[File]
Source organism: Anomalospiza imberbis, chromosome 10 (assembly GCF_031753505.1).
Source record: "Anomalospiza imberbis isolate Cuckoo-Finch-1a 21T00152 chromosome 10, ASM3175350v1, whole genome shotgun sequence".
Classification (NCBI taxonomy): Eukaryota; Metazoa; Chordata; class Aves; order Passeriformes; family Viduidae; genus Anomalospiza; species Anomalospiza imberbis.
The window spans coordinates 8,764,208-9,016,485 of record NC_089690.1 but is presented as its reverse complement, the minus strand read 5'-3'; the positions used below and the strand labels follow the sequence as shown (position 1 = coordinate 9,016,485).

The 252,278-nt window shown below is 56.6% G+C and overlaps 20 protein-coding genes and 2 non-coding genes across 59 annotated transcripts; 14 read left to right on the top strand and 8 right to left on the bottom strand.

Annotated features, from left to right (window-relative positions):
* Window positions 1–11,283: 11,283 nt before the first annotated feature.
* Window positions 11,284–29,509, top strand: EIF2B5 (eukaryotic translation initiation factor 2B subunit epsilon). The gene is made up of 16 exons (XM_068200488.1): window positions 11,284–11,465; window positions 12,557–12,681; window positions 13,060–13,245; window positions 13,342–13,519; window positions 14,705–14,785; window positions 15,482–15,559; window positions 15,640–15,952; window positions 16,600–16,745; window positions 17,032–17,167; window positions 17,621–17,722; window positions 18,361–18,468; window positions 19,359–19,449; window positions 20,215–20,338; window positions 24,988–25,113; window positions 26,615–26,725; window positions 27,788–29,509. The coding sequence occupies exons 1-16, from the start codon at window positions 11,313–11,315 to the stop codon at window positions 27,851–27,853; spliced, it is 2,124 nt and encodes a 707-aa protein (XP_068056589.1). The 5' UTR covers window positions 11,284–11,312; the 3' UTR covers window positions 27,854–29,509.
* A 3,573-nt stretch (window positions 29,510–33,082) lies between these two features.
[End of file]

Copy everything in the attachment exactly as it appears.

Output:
Source organism: Anomalospiza imberbis, chromosome 10 (assembly GCF_031753505.1).
Source record: "Anomalospiza imberbis isolate Cuckoo-Finch-1a 21T00152 chromosome 10, ASM3175350v1, whole genome shotgun sequence".
Classification (NCBI taxonomy): Eukaryota; Metazoa; Chordata; class Aves; order Passeriformes; family Viduidae; genus Anomalospiza; species Anomalospiza imberbis.
The window spans coordinates 8,764,208-9,016,485 of record NC_089690.1 but is presented as its reverse complement, the minus strand read 5'-3'; the positions used below and the strand labels follow the sequence as shown (position 1 = coordinate 9,016,485).

The 252,278-nt window shown below is 56.6% G+C and overlaps 20 protein-coding genes and 2 non-coding genes across 59 annotated transcripts; 14 read left to right on the top strand and 8 right to left on the bottom strand.

Annotated features, from left to right (window-relative positions):
* Window positions 1–11,283: 11,283 nt before the first annotated feature.
* Window positions 11,284–29,509, top strand: EIF2B5 (eukaryotic translation initiation factor 2B subunit epsilon). The gene is made up of 16 exons (XM_068200488.1): window positions 11,284–11,465; window positions 12,557–12,681; window positions 13,060–13,245; window positions 13,342–13,519; window positions 14,705–14,785; window positions 15,482–15,559; window positions 15,640–15,952; window positions 16,600–16,745; window positions 17,032–17,167; window positions 17,621–17,722; window positions 18,361–18,468; window positions 19,359–19,449; window positions 20,215–20,338; window positions 24,988–25,113; window positions 26,615–26,725; window positions 27,788–29,509. The coding sequence occupies exons 1-16, from the start codon at window positions 11,313–11,315 to the stop codon at window positions 27,851–27,853; spliced, it is 2,124 nt and encodes a 707-aa protein (XP_068056589.1). The 5' UTR covers window positions 11,284–11,312; the 3' UTR covers window positions 27,854–29,509.
* A 3,573-nt stretch (window positions 29,510–33,082) lies between these two features.